ICAO is a specialized agency of the United Nations for aviation. Its sister organization, the International Maritime Organization (IMO), does the same for shipping.

Shipping Industry Recognizes Sustainable Development Goals

Last year’s IMO Assembly in late November was the largest-ever gathering at IMO Headquarters in London, attended by 1,400 participants, including 56 ministers, from 165 Member States.

The Assembly adopted its strategic plan for 2018-2023, placing the IMO on the path to supporting the implementation of the United Nations Sustainable Development Goals and the 2030 Agenda for Sustainable Development.

One of the seven strategic directions in that plan is, “Respond to climate change – developing appropriate, ambitious and realistic solutions to minimize shipping’s contribution to air pollution and its impact on climate change.”

For the first time, the IMO declared a vision statement, which includes recognition of “the need to meet the 2030 Agenda for Sustainable Development.”

Big shippers are getting on the sustainability bandwagon too. Philips Lighting and Maersk Line, one of the world’s largest shipping companies, were awarded the “Business to Business Partnership of the Year” at the Responsible Business Awards 2017.

Maersk Line expects to reduce carbon emissions related to containers shipped for Philips Lighting by 20 percent before 2020.

Kaisa Helena Tikk, Maersk’s Global Sustainability Advisor in Transport & Logistics, said, “We discuss customers’ sustainability challenges and identify actions to jointly work on, as well as look at trading patterns and developments in our fleet to suggest how to reduce carbon footprint five years from now.”

Yet, despite their good intentions, the aviation and shipping industries face complex challenges in reducing their environmental impacts. Both are locked into established ways of operating that can be tough to change, the EEA report points out.

Past investments in conventional airport and seaport infrastructure delay the uptake of more sustainable technologies and alternative cleaner modes of transport.

The long lifespan of airplanes and vessels blocks a faster shift to cleaner technologies.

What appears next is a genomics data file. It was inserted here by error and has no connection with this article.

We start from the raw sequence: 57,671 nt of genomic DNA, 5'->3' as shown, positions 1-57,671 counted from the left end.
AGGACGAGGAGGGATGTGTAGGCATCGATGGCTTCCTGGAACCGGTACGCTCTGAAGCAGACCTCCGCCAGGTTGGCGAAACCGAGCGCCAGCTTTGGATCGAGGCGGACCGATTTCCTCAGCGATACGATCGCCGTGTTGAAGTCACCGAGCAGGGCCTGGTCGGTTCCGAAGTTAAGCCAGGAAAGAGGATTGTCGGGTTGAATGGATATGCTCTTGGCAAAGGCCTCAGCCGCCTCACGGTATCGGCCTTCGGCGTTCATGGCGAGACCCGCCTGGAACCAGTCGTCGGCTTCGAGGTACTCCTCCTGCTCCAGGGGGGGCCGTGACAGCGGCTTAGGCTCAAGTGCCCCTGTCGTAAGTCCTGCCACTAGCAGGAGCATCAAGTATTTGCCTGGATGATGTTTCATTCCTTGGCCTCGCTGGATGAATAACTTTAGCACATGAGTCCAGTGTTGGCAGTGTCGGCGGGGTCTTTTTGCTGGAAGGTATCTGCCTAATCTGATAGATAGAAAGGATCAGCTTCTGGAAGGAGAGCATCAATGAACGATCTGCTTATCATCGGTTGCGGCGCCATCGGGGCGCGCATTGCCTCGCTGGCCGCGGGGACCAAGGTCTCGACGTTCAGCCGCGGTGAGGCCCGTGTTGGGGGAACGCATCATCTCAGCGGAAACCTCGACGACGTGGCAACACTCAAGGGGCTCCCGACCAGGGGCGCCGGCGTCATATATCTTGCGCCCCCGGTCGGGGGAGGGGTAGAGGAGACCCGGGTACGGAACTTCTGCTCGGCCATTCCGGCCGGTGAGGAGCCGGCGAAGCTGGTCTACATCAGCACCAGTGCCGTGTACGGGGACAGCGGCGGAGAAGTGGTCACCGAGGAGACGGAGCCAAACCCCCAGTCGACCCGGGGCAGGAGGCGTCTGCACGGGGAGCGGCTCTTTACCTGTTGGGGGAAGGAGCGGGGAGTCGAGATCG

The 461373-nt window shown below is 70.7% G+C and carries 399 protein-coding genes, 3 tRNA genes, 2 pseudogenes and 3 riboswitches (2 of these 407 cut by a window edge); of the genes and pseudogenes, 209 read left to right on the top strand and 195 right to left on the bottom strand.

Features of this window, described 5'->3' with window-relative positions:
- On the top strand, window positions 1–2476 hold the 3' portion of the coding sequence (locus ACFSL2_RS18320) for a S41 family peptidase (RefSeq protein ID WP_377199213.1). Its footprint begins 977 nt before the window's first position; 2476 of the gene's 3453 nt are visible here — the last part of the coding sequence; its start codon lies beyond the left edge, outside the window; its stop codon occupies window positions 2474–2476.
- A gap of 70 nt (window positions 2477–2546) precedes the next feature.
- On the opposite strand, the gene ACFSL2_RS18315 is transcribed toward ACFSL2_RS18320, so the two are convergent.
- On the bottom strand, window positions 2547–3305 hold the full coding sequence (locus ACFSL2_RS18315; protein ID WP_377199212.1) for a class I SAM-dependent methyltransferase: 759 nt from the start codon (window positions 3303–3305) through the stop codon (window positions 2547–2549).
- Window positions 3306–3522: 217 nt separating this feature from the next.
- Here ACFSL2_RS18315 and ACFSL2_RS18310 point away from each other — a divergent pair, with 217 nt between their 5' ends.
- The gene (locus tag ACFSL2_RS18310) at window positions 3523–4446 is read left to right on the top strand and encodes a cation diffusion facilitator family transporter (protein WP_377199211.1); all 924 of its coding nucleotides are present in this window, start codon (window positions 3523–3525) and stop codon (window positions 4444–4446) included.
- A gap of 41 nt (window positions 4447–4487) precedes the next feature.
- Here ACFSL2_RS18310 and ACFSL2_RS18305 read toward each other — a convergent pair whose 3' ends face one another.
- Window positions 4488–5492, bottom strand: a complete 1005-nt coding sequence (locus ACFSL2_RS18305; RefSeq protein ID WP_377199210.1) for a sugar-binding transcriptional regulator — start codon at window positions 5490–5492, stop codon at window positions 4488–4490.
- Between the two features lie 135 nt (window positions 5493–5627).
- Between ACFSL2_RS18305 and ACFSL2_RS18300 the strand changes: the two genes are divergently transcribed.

The international aviation and maritime sectors benefit from tax exemptions on fossil fuels, which also can act as a barrier to change. There is little research on cleaner fuels.

Yet something needs to be done quickly to curb aviation and shipping emissions, the EEA urges.

Emissions from the sector have increased over each of the past four years (2013-2016), at an average rate of almost two percent each year, the EEA calculates.

Greenhouse gas emissions from international shipping in the EU’s 28 Member States have increased by 22 percent since 1990, the highest increase of any sector except international aviation.

The EEA’s TERM 2017 report stresses the key role of governments in supporting investment in research, product standards and subsidies for new emerging technologies and to spur the sharing of data and information on the viability of new technologies.

In the long term, efforts to promote debate on sustainable travel and consumer behavior and changes to lifestyles and transport habits can also help reduce CO2 emissions and other environmental impacts associated with aviation and shipping.

The EEA says measures to reduce transport’s future impacts on the environment now must be designed with a holistic perspective in mind by considering how demand for conventional transport services can be managed while adhering to the principles of sustainable development.


Featured Image: Air France Boeing 747-400 creates a smokescreen on landing. Montreal International Airport, May 2009 (Photo by Patrick Cardinal) Creative commons license via Flickr

Waste Mgt

Private Transport Sector Embraces Climate Action